Released: 4th Jun, 2012
Label: Tru Thoughts
‘Medicine Man’ is The Bamboos’ fifth album, out 4th June on Tru Thoughts. A revelatory, forward-looking record, with guests including Aloe Blacc, Daniel Merriweather and Megan Washington alongside the powerhouse stylings of regular singer Kylie Auldist, this stunning LP marks another twist in the tale for Australia’s kings of the groove. Masterfully blending blues, pop, soul and psychedelia influences with fresh ideas and stellar performances, they have forged a multi-layered pop sound they can truly call their own.
An upfront taste of the album came in December 2011, with the limited edition release of “The Wilhelm Scream” feat. Megan Washington on The Bamboos’ 10th Anniversary 7”; this soul-gospel reinvention of James Blake’s dubstep ballad won over tastemakers including Rob da Bank (BBC R1), Steve Lamacq (6Music) and John Kennedy (XFM). Next up, the first official single on 21st May will be the summery and laid-back “Where Does the Time Go?” featuring the inimitable Aloe Blacc; this digital double A-side also brings the snaking, swampy guitar groove of “I Got Burned”, with vocals from rock ‘n’ roll royalty Tim Rogers of legendary Australian band You Am I. The early Australian release is already a smash, with national radio playlist additions including Triple J.
Bandleader Lance Ferguson and his Melbourne nine-piece have come a long way since forming in 2001. Initially inspired by the raw funk of the late ‘60s and early ‘70s they were labelled one of the greatest funk bands of our time. But while many would be happy to just keep soaking up the praise, The Bamboos delight in confounding and exceeding expectations. A seasoned DJ and solo producer (aka BBC 6Music Rebel Playlist winner Lanu), Ferguson’s myriad influences and passion for artistic progression ensure each new release is a discovery for devout fans and newcomers alike; and the wide ranging media support over the last decade, from MOJO to Rolling Stone and BBC Radio 2 to NPR, proves that The Bamboos are much more than a great funk band – they are a great band. With the last LP, ‘4’ (2010), Ferguson hinted that The Bamboos had cut loose from the retro labels; ‘Medicine Man’ cements that, and then some. “We may still wear our influences on our sleeves”, he says, “but it’s definitely music for now”.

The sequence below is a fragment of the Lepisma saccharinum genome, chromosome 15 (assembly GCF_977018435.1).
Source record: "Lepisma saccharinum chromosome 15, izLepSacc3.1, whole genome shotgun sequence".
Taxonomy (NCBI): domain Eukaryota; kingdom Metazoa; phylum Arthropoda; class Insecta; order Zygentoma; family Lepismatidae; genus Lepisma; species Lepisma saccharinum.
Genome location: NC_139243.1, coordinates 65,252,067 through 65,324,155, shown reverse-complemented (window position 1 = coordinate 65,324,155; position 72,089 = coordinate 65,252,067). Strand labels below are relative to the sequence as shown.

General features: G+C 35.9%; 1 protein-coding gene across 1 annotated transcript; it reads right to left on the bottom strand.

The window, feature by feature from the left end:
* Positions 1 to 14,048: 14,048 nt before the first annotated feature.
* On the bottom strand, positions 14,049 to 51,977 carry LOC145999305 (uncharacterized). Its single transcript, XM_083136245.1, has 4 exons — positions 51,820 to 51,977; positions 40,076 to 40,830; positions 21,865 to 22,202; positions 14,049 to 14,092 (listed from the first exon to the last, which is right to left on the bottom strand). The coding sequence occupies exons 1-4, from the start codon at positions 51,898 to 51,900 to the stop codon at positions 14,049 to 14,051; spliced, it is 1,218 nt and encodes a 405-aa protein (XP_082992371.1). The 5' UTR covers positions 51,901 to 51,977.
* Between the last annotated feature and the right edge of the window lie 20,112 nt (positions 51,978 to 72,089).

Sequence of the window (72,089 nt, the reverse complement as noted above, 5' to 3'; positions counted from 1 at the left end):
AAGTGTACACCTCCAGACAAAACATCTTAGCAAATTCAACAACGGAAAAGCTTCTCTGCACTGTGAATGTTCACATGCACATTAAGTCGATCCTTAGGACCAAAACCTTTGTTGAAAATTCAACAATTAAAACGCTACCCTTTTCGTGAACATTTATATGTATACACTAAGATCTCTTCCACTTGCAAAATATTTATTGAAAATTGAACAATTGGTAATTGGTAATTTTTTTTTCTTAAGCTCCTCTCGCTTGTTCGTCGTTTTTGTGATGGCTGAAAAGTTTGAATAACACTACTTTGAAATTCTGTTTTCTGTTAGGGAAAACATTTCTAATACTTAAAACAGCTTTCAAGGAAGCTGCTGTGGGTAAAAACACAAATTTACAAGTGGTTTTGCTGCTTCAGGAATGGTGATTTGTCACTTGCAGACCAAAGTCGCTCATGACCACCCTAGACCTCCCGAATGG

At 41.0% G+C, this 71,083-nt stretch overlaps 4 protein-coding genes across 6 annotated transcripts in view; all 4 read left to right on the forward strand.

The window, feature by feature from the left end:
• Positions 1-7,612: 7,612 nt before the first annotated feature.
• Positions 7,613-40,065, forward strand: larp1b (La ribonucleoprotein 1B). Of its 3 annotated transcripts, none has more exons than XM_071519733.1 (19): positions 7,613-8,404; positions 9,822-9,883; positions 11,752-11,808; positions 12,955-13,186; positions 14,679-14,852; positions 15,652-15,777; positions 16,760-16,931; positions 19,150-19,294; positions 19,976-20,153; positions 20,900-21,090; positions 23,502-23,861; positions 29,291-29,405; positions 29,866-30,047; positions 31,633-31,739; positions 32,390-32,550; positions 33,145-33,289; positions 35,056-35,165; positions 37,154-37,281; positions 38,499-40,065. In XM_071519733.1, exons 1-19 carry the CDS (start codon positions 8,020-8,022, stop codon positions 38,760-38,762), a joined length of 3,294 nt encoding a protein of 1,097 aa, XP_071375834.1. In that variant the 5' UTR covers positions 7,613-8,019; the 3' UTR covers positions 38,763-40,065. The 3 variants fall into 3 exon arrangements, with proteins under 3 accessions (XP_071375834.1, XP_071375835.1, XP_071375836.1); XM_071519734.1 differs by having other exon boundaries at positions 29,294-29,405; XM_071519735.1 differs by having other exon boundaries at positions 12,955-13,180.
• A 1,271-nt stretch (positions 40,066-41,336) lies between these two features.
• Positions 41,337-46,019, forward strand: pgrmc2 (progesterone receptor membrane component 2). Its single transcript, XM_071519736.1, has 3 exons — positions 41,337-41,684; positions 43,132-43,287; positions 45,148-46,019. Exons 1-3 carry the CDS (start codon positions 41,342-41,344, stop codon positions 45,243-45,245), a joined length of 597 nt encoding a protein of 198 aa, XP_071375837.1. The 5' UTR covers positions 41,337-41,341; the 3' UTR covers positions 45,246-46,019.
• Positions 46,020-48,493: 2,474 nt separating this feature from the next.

To write the album, Ferguson retreated to an isolated house in the Victorian high country, where “It was stormy and lonely, and I was able to lock myself up and get to the bottom of all the ideas I had.” Returning to co-producer John Castle’s studios, he assembled the band members and a bevy of guests; the calibre of vocalists on ‘Medicine Man’ is testament to the pop smarts and expertise now at the forefront of Ferguson’s songwriting. He describes US based Melbourne native Daniel Merriweather as “the Melbourne boy done GOOD – a boy from the Eastern suburbs with a voice like magic”, and the UK Top 10 singer simply shines on the emotive “I Never”. Platinum selling ARIA winner Washington shows a perkier side in the girl group-inspired “Eliza”; new band member Ella Thompson enchants on the title track and the paisley tinged “Hello Stranger”; and Kylie Auldist smoulders and burns across four tracks, including the gritty, “What I Know” and moving album closer “Window” (dedicated to the late Amy Winehouse).
In addition to their acclaimed recordings, The Bamboos’ reputation has been furthered by their ridiculously enjoyable live shows that draw the links between hip hop, soul, funk, breaks, and increasingly a more guitar-heavy rock, pop and psych sound. With regular gigs and festival headlines on home turf, they have also undertaken three full band tours to the UK and Europe. The Bamboos were recently voted Australia’s fourth best band in a poll by the Melbourne Age newspaper, just after AC/DC and ahead of high profile bands including Jet and Empire Of The Sun.
Celebrating 10 years of The Bamboos recently allowed Ferguson to recognise and revel in their past, but also to wipe the slate clean for their next phase: “I’m proud of the arc of evolution; I think it’s a natural progression of songwriting. I’ve always been conscious of pushing the music on, taking risks, and I think the day I stop doing that, I’ll just stop the band. Everything has to keep changing and moving.”